Tomball and Magnolia-area real estate agencies adapt to make home sales safer through the pandemic

Real estate agencies have used virtual tours and open houses to keep working through the coronavirus pandemic. (Courtesy Adobe Stock)
Real estate agencies have used virtual tours and open houses to keep working through the coronavirus pandemic. (Courtesy Adobe Stock)

Real estate agencies have used virtual tours and open houses to keep working through the coronavirus pandemic. (Courtesy Adobe Stock)

While the coronavirus pandemic has forced businesses to temporarily close, buying and selling houses was not put on pause as real estate agents and buyers adapted into safer forms of interacting.



Erika Hiller, a Realtor with Better Homes and Garden Real Estate Gary Green, said some of the changes were added onto existing services.



“I just don’t think photos [of homes] are enough anymore,” she said. “The consumer will want to see the virtual tour and 360-degree photos.”



Hiller said to reduce contact and limit people from having to travel to businesses, a mobile notary was used and would travel to buyers.



“I had a closing out in Navasota, and they told us not to come in, and they would send a notary to the sellers,” she said.



Wiring funds has also become more prevalent, Hiller said, which has also been more convenient.



“There are some lenders that are trying to move to a complete virtual closing, with a virtual notary,” she said. “I think that is something we are going to start to see [more of].”



To prevent any possible spread of the coronavirus, Hiller said lights have been left on and closet doors have been opened by the homeowners.



Homeowners have been the most uncomfortable during this time, said LaRae Whorley, a broker and the owner of LaRae Whorley Realty Group, as they are the ones that have had numerous people come in and out of their homes.



“There have been a few homeowners that have been uncomfortable with people coming into their homes,” she said.



Whorley said only people who are essential for the signing process are allowed to attend, meaning children or other family members have been asked not to.



“Only people who are signing are allowed to come to closings, and they have to wear face masks,” she said. “There is a panel between them and the closers, and the documents are passed under the panel, and the closer is wearing gloves.”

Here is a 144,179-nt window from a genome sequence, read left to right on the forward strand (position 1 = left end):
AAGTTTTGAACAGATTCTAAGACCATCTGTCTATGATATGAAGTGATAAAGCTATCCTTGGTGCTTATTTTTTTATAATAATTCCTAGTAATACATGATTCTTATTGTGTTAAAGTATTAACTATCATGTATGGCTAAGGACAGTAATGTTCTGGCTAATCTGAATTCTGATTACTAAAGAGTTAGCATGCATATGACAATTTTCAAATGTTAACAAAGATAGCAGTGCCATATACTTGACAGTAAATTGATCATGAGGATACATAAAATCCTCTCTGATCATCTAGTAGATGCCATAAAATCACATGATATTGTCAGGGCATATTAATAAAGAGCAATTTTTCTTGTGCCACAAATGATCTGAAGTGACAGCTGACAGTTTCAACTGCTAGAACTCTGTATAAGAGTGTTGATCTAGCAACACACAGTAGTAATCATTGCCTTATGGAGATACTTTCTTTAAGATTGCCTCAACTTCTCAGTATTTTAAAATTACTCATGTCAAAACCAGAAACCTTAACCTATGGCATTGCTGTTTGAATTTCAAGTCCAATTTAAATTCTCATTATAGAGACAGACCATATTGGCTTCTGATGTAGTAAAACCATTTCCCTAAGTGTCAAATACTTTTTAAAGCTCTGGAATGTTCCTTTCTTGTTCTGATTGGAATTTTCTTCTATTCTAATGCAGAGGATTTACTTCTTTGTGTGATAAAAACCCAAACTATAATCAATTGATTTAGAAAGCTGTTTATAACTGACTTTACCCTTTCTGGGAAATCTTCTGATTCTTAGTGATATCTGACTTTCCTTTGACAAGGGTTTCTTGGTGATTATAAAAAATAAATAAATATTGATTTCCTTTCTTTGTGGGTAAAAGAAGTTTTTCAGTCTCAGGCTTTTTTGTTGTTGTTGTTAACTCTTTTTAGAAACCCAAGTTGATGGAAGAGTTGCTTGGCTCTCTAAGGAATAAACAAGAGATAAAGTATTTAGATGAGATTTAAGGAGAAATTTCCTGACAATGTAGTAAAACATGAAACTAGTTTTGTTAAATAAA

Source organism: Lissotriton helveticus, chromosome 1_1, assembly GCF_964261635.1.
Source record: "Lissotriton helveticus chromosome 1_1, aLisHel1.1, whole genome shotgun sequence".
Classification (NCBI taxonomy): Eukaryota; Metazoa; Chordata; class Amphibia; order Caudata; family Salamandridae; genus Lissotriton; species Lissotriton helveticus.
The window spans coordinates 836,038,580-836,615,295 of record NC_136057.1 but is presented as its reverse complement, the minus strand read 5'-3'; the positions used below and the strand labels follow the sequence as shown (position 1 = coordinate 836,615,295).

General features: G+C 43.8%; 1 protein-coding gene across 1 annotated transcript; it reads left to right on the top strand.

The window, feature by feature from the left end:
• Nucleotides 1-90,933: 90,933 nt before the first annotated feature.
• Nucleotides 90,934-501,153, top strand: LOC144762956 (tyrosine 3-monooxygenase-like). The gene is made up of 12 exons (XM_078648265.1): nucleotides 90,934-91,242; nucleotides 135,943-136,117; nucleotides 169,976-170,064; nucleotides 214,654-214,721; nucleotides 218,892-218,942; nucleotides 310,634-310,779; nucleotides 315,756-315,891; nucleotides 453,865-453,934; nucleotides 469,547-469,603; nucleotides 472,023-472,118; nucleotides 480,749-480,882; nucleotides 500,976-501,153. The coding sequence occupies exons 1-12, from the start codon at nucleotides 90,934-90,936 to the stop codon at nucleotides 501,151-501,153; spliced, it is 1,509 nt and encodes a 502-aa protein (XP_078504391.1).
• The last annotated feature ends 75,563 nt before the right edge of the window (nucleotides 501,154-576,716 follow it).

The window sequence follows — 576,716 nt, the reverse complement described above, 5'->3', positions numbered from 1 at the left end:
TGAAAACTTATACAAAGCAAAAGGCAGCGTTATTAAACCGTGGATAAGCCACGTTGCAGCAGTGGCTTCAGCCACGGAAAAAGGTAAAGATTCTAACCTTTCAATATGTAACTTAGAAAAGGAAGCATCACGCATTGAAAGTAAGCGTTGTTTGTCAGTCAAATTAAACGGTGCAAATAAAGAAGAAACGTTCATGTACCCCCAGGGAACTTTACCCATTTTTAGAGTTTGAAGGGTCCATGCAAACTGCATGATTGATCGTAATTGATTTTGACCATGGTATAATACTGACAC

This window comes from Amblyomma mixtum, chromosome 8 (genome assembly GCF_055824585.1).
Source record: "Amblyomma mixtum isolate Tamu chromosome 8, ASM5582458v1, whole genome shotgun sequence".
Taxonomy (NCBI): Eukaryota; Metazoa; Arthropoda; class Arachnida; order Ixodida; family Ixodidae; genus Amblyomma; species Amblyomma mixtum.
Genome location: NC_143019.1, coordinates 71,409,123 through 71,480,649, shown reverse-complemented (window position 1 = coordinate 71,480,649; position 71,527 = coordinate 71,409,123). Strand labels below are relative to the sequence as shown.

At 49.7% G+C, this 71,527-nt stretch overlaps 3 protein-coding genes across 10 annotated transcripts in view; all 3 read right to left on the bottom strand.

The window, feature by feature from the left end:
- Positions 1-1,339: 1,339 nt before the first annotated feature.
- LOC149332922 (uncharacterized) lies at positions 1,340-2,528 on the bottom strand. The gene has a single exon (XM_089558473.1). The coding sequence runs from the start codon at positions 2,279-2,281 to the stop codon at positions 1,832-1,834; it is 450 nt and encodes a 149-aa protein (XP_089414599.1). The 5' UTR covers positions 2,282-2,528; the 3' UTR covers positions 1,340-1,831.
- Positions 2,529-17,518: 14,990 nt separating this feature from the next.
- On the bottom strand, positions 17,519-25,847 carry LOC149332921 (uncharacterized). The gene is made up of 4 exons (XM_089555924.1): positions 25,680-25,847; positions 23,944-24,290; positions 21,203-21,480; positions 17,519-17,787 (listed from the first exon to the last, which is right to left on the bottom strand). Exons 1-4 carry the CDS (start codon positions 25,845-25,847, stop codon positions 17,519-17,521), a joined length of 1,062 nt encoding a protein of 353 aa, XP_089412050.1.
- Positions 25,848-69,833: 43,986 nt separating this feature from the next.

During a time when people have been staying or working from home, Whorley said online traffic has spiked since the pandemic began.



Renee Leslie-Buckhoff, a broker and the owner of RE/MAX Elite Properties, said she closed her office for two months and had other Realtors work from home.



“I had 30 agents here in my office, and a lot of them have elected to [work] from home rather than renting space in the office,” she said.



Leslie-Buckhoff said virtual tours have not been effective in selling houses; however, they have been good marketing tools for Realtors.



“There is a whole lot you can’t see and feel in a virtual tour,” she said. “There are smells, neighborhood feelings and sounds that you don’t know until you get there.”



Ray Wade, a broker and the owner of Legacy Texas Properties, said the closing process has changed for buying houses, but the changes are not easy to implement.



“Title companies have been really flexible; one of the companies I work with has done drive-thru closings,” he said. “They basically brought the paperwork out to people in their car.”



Wade said completely online closings and notaries are possible; however, there is difficulty in verifying the signer's identity.



“The concern is verifying the person who is signing the document is who they claim to be,” he said.



Closings have now been able to occur in offices, Wade said, with some added safety precautions.



“The good news is that closings, for the most part, were able to continue during the quarantine time,” he said.